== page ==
22. In 1975 Proctor started to sell subscription literature which he obtained from the Lake Union Conference office on a part time basis primarily to Catholic schools and public libraries.

23. In 1976 Proctor established LES for the purpose of selling books and other educational items.

24. In 1976, after J.W. Proctor retired from his position as Lake Union publishing director, John Bernet assumed that position. After John Bernet became publishing director (during late 1976 or early 1977) he asked Proctor to stop selling subscription books for the HHES.

25. Proctor again began to sell subscription literature which he obtained from the Lake Union HHES starting in 1978. At that time and continuing into late 1979, Proctor purchased subscription literature from the HHES of the Lake Union Conference at a discount of 70.78% off the suggested retail price for resale to certain customers.

26. During 1979 through 1984, Proctor purchased non-Adventist books and other educational materials for resale from several suppliers including: Zondervan Publishing Company and Concordia Publishing. He purchased products from Western Publishing Company from 1979 through 1982 and from Thomas Nelson Publishers during 1979 and 1980.

27. On October 23 and 24, 1979, managers of the Adventist Book Centers within the Lake Union Conference, which includes the Michigan, Illinois, Indiana and Wisconsin Conferences met with leaders of the Lake Union Conference publishing department for their regular annual Lake Union Conference Adventist Book Center Council in Madison, Wisconsin.

28. After the October 1979 Adventist Book Center Council meeting some of the participants contacted one or more of Proctor's suppliers and questioned why it was that Proctor, who was able to purchase from these suppliers at a jobber discount, was selling to the general public at prices which in some instances were lower than the prices at which the Adventist Book Centers could purchase the same books from these suppliers.

29. Edwin Lindsay, the manager of the Illinois Adventist Book Center was present at the October, 1979, Adventist Book Center Council meeting. On November 5, 1979, Lindsay sent letters marked as Plaintiff's Exhibits 25 and 26 to Western Publishing Company and Concordia Publishing House respectively. He also sent similar letters to Zondervan Corporation and Baker Book House. Before sending these letters he submitted the text to the Illinois Conference Adventist Book Center In-house Committee composed of the conference officers, publishing director, Sabbath School personal ministry secretary, and Lindsay.

30. Don Stricker was the manager of the Indiana Adventist Book Center and was present at the October, 1979 Adventist Book Center Council meeting. On November 20, 1979, he wrote a letter to Zondervan Corporation which is marked as an exhibit in this case.

31. On November 29, 1979, Clyde Kinder, Associate Director of the publishing department of the General Conference, wrote a letter to the Union Adventist Book Center Coordinators (who are the Union Publishing Directors) in the North American Division of the General Conference which referred to Proctor. This letter is marked as Plaintiff's Exhibit 23.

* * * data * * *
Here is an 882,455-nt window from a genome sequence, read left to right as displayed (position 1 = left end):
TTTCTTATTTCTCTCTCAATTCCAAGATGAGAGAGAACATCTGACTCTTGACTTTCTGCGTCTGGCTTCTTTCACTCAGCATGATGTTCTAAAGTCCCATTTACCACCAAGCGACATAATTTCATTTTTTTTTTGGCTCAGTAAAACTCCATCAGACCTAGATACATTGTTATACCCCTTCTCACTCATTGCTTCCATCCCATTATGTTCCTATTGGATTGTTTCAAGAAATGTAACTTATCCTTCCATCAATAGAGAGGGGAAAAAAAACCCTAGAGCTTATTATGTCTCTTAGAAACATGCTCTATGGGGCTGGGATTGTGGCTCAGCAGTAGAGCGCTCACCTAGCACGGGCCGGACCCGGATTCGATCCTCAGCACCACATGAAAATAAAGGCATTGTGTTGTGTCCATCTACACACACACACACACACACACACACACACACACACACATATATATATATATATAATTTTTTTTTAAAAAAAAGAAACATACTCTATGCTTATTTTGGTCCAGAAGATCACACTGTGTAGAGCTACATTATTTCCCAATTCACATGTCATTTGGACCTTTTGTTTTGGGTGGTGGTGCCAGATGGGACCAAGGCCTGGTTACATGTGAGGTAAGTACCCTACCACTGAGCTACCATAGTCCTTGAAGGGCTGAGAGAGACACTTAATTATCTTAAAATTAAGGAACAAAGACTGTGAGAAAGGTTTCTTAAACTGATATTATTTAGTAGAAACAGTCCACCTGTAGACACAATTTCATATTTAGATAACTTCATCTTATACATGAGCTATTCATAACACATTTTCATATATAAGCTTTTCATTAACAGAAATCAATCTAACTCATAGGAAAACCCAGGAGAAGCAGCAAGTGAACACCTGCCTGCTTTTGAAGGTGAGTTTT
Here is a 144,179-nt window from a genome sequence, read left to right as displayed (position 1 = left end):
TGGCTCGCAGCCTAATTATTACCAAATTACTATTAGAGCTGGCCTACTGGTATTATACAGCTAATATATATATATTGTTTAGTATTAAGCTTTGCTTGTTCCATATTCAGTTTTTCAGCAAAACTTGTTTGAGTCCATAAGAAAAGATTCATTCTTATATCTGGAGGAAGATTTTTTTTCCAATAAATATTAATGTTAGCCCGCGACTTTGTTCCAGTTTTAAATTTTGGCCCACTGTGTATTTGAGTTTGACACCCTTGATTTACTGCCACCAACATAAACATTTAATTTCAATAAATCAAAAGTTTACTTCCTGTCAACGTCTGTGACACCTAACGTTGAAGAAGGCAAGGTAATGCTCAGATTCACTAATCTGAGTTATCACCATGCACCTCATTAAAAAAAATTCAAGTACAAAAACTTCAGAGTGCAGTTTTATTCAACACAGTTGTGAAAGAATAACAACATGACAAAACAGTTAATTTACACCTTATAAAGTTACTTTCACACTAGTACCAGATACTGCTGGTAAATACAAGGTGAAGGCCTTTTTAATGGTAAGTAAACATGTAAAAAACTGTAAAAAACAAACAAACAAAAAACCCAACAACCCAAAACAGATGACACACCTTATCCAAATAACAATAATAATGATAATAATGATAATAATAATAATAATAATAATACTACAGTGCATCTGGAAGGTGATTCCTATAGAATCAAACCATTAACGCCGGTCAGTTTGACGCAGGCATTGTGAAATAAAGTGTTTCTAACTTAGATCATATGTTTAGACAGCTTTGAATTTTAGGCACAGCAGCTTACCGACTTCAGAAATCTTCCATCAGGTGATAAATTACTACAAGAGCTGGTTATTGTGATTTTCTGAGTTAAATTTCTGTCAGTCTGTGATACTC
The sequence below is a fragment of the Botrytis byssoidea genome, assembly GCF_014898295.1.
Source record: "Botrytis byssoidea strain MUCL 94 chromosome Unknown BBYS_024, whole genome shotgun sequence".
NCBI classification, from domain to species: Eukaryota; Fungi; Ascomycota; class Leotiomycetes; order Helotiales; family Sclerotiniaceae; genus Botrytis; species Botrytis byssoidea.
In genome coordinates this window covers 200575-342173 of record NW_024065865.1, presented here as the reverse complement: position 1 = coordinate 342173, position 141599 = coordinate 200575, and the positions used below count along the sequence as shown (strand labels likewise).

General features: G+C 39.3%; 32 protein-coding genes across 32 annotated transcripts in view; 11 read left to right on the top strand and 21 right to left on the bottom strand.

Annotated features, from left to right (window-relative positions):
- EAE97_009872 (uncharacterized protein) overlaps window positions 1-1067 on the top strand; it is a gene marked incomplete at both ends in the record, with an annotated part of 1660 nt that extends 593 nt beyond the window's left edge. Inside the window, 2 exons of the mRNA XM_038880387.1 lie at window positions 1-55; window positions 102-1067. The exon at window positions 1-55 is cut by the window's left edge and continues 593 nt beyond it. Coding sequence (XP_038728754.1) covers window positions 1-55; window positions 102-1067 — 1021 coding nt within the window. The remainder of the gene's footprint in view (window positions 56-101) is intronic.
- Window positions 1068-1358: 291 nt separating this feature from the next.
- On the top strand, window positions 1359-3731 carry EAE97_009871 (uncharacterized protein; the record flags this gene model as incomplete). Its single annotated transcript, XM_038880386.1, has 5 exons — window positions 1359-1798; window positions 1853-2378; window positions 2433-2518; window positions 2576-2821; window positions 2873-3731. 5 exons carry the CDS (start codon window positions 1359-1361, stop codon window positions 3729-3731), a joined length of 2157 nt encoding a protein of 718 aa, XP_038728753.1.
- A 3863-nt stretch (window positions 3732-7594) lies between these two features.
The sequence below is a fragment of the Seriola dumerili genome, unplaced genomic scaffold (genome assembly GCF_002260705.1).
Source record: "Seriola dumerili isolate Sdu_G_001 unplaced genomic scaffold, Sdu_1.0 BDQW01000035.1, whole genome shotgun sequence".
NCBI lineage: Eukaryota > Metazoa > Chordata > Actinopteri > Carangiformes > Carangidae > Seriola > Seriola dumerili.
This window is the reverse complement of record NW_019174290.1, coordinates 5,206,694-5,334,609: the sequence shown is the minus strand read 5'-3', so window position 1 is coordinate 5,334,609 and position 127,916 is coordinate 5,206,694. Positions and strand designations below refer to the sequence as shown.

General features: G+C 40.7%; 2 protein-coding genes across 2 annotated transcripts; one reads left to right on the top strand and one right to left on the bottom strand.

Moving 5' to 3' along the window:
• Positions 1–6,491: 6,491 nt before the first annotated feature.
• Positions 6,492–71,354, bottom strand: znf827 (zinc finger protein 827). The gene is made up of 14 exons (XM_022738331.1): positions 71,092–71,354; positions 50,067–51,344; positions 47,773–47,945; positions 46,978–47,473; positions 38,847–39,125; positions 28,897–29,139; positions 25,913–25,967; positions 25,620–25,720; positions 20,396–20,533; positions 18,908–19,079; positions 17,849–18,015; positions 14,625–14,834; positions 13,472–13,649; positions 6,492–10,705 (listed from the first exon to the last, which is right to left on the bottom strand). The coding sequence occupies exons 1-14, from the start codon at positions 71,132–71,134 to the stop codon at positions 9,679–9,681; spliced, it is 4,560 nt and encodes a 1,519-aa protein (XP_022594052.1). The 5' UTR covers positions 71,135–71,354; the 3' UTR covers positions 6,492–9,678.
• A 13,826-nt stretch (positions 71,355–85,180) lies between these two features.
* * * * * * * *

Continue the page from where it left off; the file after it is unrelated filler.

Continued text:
*1511 32. In November of 1979 Kinder telephoned Dwain Ford, then Academic Dean of the College of Arts and Sciences at Andrews University, and indicated his displeasure with certain book selling activities of one of their teachers.

33. Copies of the North American Division working policy in effect from October, 1976 through October, 1981, are marked as exhibits.

34. In November and December of 1979 Proctor on several occasions met with John Bernet, Lake Union Publishing Director, George Dronen, Reg Frood, associate directors, Lowell Bock, then President of the Lake Union Conference, Robert Carter, then Secretary of the Lake Union, and George Crumley, then Treasurer of the Lake Union Conference, in the Lake Union Conference office.

35. During January or February of 1980, Bill Morgan, Manager of the Michigan Adventist Book Center branch in Berrien Springs, Michigan, wrote a note to Ralph Ahnberg, sales manager of Your Story Hour.

36. Gordon Engen, during the time in question, was Chairman of the Board and until 1982 was President of Your Story Hour.

37. On February 10, 1982 Your Story Hour entered into a distributor agreement with an organization known as the Adventist World Purchasing Service ("AWPS").

38. Principally during 1979, and perhaps during 1980, Bill Morgan had several conversations (or at least one conversation) with Jake Reedyk, Manager of the Baker Book House retail store in St. Joseph, Michigan.

39. Morgan provided Reedyk with a copy or copies of Proctor's advertisements.

40. One Sunday in April of 1980 Joe Raineri, the credit manager of the HHES, was assisting Bill Morgan in running an Adventist Book Center display at a flea market in an auditorium located on the campus of Andrews University. They were selling articles depicted in photographs which are marked as exhibits in this case. While plaintiff was looking at the books on sale at the display Joe Raineri stated "if you like the prices so much why don't you take a picture." Proctor then pulled a camera out of his pocket and began taking pictures.

41. Samuele Bacchiocchi is a professor of Church History and Theology at Andrews University. He is also an author of the following two publications: From Sabbath to Sunday and Divine Rest for Human Restlessness. During 1980, Proctor and the Michigan branch Adventist Book Center in Berrien Springs, Michigan, purchased his books. In August of 1980 Bill Morgan, Manager of the Berrien Springs Adventist Book Center branch telephoned Dr. Bacchiocchi and asked him what wholesale price he was charging "downtown" for his newly released book "Divine Rest for Human Restlessness."